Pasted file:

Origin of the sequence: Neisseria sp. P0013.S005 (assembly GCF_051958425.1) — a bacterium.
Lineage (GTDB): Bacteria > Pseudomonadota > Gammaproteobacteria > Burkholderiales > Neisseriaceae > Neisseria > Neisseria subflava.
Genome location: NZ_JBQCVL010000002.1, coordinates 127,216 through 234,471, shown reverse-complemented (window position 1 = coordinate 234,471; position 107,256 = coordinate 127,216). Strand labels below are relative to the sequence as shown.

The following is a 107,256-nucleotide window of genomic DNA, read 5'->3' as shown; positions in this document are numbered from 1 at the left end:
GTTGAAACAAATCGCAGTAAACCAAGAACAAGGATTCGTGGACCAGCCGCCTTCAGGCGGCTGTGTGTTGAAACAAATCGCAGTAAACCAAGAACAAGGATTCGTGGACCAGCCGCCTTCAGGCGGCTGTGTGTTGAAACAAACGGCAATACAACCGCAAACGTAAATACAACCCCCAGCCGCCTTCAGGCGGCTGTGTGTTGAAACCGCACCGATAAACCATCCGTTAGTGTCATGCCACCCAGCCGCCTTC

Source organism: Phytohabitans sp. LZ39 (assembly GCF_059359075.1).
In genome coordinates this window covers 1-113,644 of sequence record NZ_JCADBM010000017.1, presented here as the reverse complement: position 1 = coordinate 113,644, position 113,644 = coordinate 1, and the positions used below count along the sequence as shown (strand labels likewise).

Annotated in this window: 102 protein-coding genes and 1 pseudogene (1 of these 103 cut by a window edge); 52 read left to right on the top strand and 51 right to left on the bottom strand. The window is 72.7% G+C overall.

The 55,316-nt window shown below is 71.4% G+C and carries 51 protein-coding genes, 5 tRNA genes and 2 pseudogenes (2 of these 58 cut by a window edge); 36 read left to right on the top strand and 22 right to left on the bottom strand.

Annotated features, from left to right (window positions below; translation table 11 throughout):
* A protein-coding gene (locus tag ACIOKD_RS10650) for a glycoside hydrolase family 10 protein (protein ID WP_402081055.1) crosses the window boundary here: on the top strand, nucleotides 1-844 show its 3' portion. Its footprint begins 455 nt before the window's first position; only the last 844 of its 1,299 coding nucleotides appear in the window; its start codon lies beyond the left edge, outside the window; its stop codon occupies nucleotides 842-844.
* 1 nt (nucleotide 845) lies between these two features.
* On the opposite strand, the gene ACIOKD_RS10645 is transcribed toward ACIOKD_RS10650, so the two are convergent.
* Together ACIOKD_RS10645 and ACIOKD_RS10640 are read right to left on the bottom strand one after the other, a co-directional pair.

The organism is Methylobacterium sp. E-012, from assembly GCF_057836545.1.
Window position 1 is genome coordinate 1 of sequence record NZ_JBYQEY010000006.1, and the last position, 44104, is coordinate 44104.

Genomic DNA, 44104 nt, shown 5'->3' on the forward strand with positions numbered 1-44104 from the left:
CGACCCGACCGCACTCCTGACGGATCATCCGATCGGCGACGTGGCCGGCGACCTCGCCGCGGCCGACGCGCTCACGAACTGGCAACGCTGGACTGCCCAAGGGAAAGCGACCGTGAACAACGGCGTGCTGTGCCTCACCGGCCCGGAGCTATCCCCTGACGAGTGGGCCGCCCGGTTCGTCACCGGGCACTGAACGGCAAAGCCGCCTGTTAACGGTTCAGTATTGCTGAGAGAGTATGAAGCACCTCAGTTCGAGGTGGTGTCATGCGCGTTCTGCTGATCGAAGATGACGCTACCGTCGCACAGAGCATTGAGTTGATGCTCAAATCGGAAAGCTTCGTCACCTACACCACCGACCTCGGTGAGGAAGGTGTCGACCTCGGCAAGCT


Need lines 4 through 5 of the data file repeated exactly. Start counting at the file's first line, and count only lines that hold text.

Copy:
The following is a 107,256-nucleotide window of genomic DNA, read 5'->3' as shown; positions in this document are numbered from 1 at the left end:
GTTGAAACAAATCGCAGTAAACCAAGAACAAGGATTCGTGGACCAGCCGCCTTCAGGCGGCTGTGTGTTGAAACAAATCGCAGTAAACCAAGAACAAGGATTCGTGGACCAGCCGCCTTCAGGCGGCTGTGTGTTGAAACAAACGGCAATACAACCGCAAACGTAAATACAACCCCCAGCCGCCTTCAGGCGGCTGTGTGTTGAAACCGCACCGATAAACCATCCGTTAGTGTCATGCCACCCAGCCGCCTTC